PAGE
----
Cuba Libre - Airbnbmag
Once a cooking-oil plant, the Fábrica de Arte Cubano now incubates a trendy arts scene. Photos by The Collaborationist.


Havana opens its doors to those who want to dance, eat,drink—and catch a glimpse of the island’s soul.

THE FAMILY OF WELL-DRESSED TOURISTS in front of us almost walked right into it, then flinched away, with much panicked tugging on arms. I got right in there to take a picture. “No,” a voice warned. It was a tall man behind me. “Mala suerte,” he said, wagging a finger as he continued around the corner. “Bad luck.” And then I realized: This wasn’t roadkill, this big healthy rooster with clean feathers, not flattened or matted. We were in Cuba, and this was Santeria.

fifty years telling you not to go

Havana is a gorgeous shambles in bright Caribbean pastels—turquoise, pink, sea green, soft blue. Out along the Malecón, the city’s long seafront drive, old mansions are pinned together as close as clothes on a line. Moorish, Venetian Gothic, rococo, art nouveau—some restored, some wearing bright tatters of paint, others crumbling completely.

On the other side of the boulevard, a broad sidewalk runs along the choppy Straits of Florida. Couples cuddle on the parapet, jumping up and whirling away as a jet of spray explodes over the sea wall.

For most Americans, there’s something tauntingly provocative about a place your country has spent fifty years telling you not to go. Within weeks of the doors opening, we ducked through, Natalie and I, to see Havana while we could. In particular, we came to Havana hoping to find out a little about Santeria, the island’s homegrown religion. As it turned out, Santeria found us.

La Guarida has become the most famous “paladar” (private restaurant) since it opened in 1996.
Along the Malecón.

I’M ON A BAMBOO BIKE, juddering over a packed dirt trail ropy with twisting tree roots, mogulling up and down steep little gulches, just trying to stay on. On both sides of the trail, the trees are draped thick with vines. The air carries a tangy funk from the carcasses of small animals that have been sacrificed and left for the gods. Not exactly an afternoon ride in the park? Oh, but it is, if you happen to be in Havana.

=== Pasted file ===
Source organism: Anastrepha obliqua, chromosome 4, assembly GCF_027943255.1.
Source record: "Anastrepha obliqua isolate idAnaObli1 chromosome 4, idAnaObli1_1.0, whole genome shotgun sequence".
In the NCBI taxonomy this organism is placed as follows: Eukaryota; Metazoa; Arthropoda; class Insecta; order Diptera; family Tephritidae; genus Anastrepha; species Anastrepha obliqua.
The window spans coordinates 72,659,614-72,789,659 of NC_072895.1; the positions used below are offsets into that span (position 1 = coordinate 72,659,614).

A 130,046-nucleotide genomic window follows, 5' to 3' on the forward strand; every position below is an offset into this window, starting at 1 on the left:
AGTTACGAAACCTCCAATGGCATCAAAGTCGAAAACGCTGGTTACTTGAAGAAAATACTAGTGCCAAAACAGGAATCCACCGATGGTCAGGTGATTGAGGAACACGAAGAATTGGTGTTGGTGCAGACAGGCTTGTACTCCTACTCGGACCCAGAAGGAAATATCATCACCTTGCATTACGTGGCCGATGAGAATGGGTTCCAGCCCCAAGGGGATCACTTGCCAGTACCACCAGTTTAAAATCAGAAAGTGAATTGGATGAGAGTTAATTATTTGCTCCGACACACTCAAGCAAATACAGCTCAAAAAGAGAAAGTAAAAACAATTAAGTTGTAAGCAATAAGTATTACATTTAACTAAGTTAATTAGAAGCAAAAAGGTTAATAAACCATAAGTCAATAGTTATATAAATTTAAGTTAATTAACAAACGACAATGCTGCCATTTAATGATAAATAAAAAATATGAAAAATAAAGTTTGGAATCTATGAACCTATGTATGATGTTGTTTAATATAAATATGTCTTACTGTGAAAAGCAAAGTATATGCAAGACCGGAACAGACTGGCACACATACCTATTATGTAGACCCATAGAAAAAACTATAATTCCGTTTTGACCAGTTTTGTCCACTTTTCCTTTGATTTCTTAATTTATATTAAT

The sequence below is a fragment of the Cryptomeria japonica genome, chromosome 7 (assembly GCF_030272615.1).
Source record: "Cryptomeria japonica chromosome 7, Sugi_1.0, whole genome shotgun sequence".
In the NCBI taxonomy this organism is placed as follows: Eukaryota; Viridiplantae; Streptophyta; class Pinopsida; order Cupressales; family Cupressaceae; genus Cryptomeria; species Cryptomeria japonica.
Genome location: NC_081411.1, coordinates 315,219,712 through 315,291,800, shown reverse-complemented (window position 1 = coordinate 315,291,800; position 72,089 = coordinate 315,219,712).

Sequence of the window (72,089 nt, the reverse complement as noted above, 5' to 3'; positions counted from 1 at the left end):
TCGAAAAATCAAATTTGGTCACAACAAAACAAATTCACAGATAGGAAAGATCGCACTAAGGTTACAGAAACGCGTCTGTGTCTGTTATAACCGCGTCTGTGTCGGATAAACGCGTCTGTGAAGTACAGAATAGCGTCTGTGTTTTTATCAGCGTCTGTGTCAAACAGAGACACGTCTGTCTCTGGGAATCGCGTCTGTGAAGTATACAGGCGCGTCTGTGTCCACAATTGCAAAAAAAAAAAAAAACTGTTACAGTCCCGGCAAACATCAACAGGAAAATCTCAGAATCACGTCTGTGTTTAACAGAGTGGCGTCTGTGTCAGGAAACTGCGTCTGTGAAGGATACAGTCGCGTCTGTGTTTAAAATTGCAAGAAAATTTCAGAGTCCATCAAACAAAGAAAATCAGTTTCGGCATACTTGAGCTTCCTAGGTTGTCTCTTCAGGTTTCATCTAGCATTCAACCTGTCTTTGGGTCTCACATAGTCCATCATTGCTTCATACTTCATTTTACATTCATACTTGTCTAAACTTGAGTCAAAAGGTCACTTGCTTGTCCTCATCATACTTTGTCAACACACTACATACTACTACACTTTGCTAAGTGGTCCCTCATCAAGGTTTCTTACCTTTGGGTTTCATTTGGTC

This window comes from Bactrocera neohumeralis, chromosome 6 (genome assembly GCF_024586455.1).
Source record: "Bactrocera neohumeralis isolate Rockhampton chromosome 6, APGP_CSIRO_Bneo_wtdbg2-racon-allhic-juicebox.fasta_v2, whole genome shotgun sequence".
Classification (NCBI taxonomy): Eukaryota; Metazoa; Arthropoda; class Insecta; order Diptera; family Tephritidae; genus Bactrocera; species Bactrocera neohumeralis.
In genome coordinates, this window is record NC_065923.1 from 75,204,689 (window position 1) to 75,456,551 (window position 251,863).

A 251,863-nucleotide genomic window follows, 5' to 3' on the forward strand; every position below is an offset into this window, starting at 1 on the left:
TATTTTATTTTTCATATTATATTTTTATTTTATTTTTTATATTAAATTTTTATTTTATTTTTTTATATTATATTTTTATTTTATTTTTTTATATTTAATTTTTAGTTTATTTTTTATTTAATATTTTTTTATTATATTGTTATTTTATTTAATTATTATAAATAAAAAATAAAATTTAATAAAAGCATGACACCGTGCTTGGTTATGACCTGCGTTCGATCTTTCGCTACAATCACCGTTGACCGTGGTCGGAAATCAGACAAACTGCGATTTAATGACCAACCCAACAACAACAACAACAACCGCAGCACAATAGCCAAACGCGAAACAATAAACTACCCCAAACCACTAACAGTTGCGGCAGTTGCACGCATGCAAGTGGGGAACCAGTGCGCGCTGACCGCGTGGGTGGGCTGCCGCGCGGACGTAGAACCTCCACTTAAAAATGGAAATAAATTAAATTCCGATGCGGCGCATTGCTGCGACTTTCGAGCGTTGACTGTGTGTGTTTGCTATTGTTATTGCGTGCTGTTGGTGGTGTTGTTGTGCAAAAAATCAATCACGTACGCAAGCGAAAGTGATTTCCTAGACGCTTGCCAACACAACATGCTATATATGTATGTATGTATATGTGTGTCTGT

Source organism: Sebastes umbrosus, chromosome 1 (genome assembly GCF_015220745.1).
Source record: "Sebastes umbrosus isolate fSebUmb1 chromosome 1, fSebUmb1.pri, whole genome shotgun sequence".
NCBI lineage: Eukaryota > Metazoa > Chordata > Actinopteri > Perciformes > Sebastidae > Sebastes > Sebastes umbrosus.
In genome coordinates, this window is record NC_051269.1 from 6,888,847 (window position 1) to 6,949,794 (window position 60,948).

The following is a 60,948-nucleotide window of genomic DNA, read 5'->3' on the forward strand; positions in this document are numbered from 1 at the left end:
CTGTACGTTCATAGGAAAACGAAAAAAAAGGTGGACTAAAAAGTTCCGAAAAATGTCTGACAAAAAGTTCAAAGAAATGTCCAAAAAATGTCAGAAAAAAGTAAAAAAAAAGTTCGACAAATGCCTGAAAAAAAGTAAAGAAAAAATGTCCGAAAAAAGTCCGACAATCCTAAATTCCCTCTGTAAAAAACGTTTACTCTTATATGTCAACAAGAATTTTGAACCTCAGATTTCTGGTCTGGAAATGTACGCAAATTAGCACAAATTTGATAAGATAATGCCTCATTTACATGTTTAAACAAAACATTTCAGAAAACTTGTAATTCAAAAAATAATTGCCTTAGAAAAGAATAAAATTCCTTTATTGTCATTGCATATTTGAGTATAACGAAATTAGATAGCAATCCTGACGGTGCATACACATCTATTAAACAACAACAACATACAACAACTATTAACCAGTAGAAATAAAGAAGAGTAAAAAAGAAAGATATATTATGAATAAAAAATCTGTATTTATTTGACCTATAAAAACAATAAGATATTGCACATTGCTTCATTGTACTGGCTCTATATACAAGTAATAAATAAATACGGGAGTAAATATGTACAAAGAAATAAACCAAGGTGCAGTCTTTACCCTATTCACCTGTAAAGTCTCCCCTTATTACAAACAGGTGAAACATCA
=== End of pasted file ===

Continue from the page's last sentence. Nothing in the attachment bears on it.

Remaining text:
We are in a part of Parque Almendares known as El Bosque, The Grove—a favorite place for devotees of Santeria to come for rituals that need a forest setting. Our guide is a Cuban named Yasser, 31, soft-spoken, bushy-haired, and utterly reliable. Natalie is up ahead, standing on the pedals, mule-kicking her bike over the rugged path as if she isn’t afraid of anything. It’s true; she isn’t afraid of much. Ahead of us, one after the other, our little group is twisting weirdly off the narrow trail, swerving aside onto the grass, then back. When I get there, I swerve into the grass too: It seems like a better choice than riding right over the chalk circle that somebody inscribed across the path.

Off to our right, the Almendares River is seething fast and shallow over rocks. The far bank belongs to vultures. Perched on stones, they’re black and much bigger than you really want a bird to be. They hunch like old men in overcoats, red in the face, twisting their leathery necks. They’re here for the animal carcasses. The ashé of the sacrificed animals—their life force—may go to feed the orishas, the gods of Santeria, but their flesh and feathers go to the vultures.

We drop the bikes in a clearing around a monster tree, a kind I’ve never seen before. “Jagüey,” Yasser says, supplying the name. The trunk is like a thicket of trees fused together, an immense knot of trunks and vines plaited around a warren of hollows. The soil under the trunk is littered with the smashed remnants of plates left here with offerings of food for the orishas.

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